3 days..4320 minutes…259200 seconds… this sounds like a lot to some; to others this time frame is just the blink of an eye.
For me, it is the amount of time I have been in residential treatment. The first 72 hours are intended for acclimation and allowing your mind and body to rest.
This has been difficult, but necessary. The journey is hard already. I could sit here and complain about what has not gone “right” or what I am struggling with, but I will not.
I will rejoice in the Lord, because even though I am struggling and nothing seems stable, Christ is constant. He is the same, yesterday, and forever. When I am confused and doubtful, I can look to God for I know that He is NOT the author of confusion.
“The grass withereth, the flower fadeth: but the word of our God shall stand for ever.”
I have been drawing great strength from diving into God’s word, listening to sermons, and working through the devotional my dad gave me.
When my parents dropped me off, my dad encouraged me to read Isaiah chapter 40 (with emphasis on verse 31), if I felt okay. I felt drawn to the Word the first, lonely night. I read the scripture and felt God’s arms wrapping around me.
“But they that wait upon the LORD shall renew their strength; they shall mount up with wings as eagles; they shall run, and not be weary; and they shall walk, and not faint.”
3 months. That is how long it has taken me to write this post. I could never find the time, words, courage, energy, etc. While, I still do not have the courage nor energy, this is the time to share it. As most of you know, I entered into treatment for an eating disorder in December 2015. I returned home the following Summer feeling better than ever. Eating intuitively, enjoying time with family/friends, and actively choosing recovery.
The sweet lady that is going to be my roommate at college this fall. She also happens to be my best friend.
However, after a series of upsetting events this past fall, my eating disorder began to rear its ugly head when I returned to college for the spring semester. I thought if I worked a little harder, returned to seeing a nutritionist, and made a meal plan that I could just make it all go away. That didn’t happen. I knew I needed help.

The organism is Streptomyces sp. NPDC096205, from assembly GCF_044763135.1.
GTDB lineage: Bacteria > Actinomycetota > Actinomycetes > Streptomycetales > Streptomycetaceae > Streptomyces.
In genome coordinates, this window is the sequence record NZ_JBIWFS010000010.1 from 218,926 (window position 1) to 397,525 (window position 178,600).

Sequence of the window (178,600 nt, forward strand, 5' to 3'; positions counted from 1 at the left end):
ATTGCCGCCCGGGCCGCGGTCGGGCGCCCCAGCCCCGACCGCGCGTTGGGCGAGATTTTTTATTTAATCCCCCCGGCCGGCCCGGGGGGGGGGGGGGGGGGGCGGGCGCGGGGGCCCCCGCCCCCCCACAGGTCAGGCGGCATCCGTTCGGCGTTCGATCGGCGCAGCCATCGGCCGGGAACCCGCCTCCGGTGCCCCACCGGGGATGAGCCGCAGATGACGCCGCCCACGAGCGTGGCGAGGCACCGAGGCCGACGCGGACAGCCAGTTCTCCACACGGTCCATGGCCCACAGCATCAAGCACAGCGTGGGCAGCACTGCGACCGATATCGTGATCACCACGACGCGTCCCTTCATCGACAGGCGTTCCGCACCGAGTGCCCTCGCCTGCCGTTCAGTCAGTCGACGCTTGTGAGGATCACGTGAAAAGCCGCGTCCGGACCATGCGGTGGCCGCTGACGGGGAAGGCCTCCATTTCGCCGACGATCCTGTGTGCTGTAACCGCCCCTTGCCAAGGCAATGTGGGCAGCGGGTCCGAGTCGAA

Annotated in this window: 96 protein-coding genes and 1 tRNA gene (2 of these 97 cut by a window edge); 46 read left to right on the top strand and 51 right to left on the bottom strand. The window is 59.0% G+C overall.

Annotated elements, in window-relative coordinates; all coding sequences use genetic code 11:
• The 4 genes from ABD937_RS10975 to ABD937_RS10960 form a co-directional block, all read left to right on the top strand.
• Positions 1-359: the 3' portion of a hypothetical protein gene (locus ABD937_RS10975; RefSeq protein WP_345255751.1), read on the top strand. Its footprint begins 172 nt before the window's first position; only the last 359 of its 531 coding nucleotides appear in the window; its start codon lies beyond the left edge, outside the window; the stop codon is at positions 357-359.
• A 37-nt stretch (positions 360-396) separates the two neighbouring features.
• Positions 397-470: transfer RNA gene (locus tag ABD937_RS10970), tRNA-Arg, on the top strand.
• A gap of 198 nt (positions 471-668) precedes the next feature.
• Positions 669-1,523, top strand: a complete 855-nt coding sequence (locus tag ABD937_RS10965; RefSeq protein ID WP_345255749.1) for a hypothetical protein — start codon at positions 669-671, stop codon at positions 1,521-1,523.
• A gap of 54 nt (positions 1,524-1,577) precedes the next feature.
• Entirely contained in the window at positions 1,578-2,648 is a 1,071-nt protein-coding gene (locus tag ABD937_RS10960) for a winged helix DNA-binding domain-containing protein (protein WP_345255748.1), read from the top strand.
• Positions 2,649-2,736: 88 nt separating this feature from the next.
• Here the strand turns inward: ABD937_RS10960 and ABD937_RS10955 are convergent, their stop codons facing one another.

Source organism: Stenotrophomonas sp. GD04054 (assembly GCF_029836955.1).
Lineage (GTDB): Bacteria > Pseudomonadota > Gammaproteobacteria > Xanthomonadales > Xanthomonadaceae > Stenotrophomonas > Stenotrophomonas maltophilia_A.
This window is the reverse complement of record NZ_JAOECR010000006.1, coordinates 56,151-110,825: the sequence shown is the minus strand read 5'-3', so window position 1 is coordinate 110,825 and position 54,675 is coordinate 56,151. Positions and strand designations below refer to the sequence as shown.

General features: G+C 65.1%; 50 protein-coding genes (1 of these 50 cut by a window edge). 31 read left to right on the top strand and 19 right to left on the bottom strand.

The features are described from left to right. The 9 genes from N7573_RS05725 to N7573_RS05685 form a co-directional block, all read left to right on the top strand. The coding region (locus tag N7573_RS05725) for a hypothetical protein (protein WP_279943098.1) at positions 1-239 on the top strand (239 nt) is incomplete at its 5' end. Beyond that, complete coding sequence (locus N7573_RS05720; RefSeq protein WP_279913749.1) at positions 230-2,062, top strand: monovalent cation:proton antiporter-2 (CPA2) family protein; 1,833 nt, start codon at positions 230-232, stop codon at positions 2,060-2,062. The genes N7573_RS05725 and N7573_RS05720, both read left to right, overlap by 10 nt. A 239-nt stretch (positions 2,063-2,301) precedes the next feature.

Subsequently, I reached out to my former primary therapist at FH. She encouraged me to come for an assessment to see how they could help. Following the assessment, prayer, and discussion with my parents, we thought it necessary for me to return for the outpatient program for the summer. This was to ensure that I am in a stable place before I move to the University.
While this was not my ideal summer, I knew I needed help.
This is not the end of the story, though.
Drawing closer to finals and the end of my time at community college, the stress came to be too much. The panic attacks were happening more often than not, my eating disorder behaviors were rapidly progressing, depression was constricting me nearly constantly, and my relationship with God was suffering more and more. This concerned and saddened me deeply.
Once again, I reached out to my therapist, dietician, and former therapist at FH. We made a conference call to FH with my parents and reassessed my condition, as some time had passed since the first one. Hesitantly, I agreed to their strong recommendation to enter treatment, but not merely enter treatment…enter residential treatment.
“What are people going to think of me?”
“I am weak. I should be able to do this on my own.”
“What if people think I am doing this for attention or am simply making it up?”
All of these thoughts entered my mind, yet I was left with no other option. I want to be well. I want to be recovered. I want my life back. I want to be able to enjoy life. I want to wholeheartedly serve Christ, my Savior.
However, my one request was that I could stay to see my cousin graduate. Jacob has been more like a brother to me than a cousin. We grew up together at our Nanny and Papaw’s house, then comforted each other when they passed. He and I stayed with his mom as we grew older. We tortured his little brother. I went to a countless amount of his baseball games and loved every minute of it. He has to “approve” of any guys that want to date/talk to me. He’s my brother and I couldn’t miss this big night.
Thankfully, they agreed to allow me to attend his graduation. I was AM so proud of him.
I was also fortunate enough to go away for a couple of days with my parents; so we could have some time together before I came to residential. It was refreshing, memorable, and exactly what I needed.
So here I sit in my room, back at FH, receiving the treatment I so desperately need. It is so difficult and exhausting, but I have faith that it will be so worth it. I will trust in Christ and lean on His strength to help me destroy the walls of this eating disorder. Pebble by pebble and brick by brick.
“We are troubled on every side, yet not distressed; we are perplexed, but not in despair;
Persecuted, but not forsaken; cast down, but not destroyed;
Always bearing about in the body the dying of the Lord Jesus, that the life also of Jesus might be made manifest in our body.”
Today marks the beginning of National Eating Disorder Awareness Week. #NEDA So, now seemed like the perfect time to write a post I’ve been contemplating for the past week.
Get ready for honesty hour.
Recovery from an eating disorder is a PROCESS, not an event.
For the past 2 months, I’ve been working to overcome a lapse in my recovery. However, the weight of school/school activities and the pressures of everyday life have blurred my vision. Recovery has not been a priority for me. Of course, I’m the “big advocate” on social media, but my reality was different. My anxiety has become unbearable. To the point where I was unable to attend church Sunday because of a panic attack. Anxiety is real. Recovery is hard.
After visiting with a friend this weekend, who I am EXTREMELY proud of, (you know who you are) I had a major wake-up call. I realized just how much I was letting my eating disorder consume me again.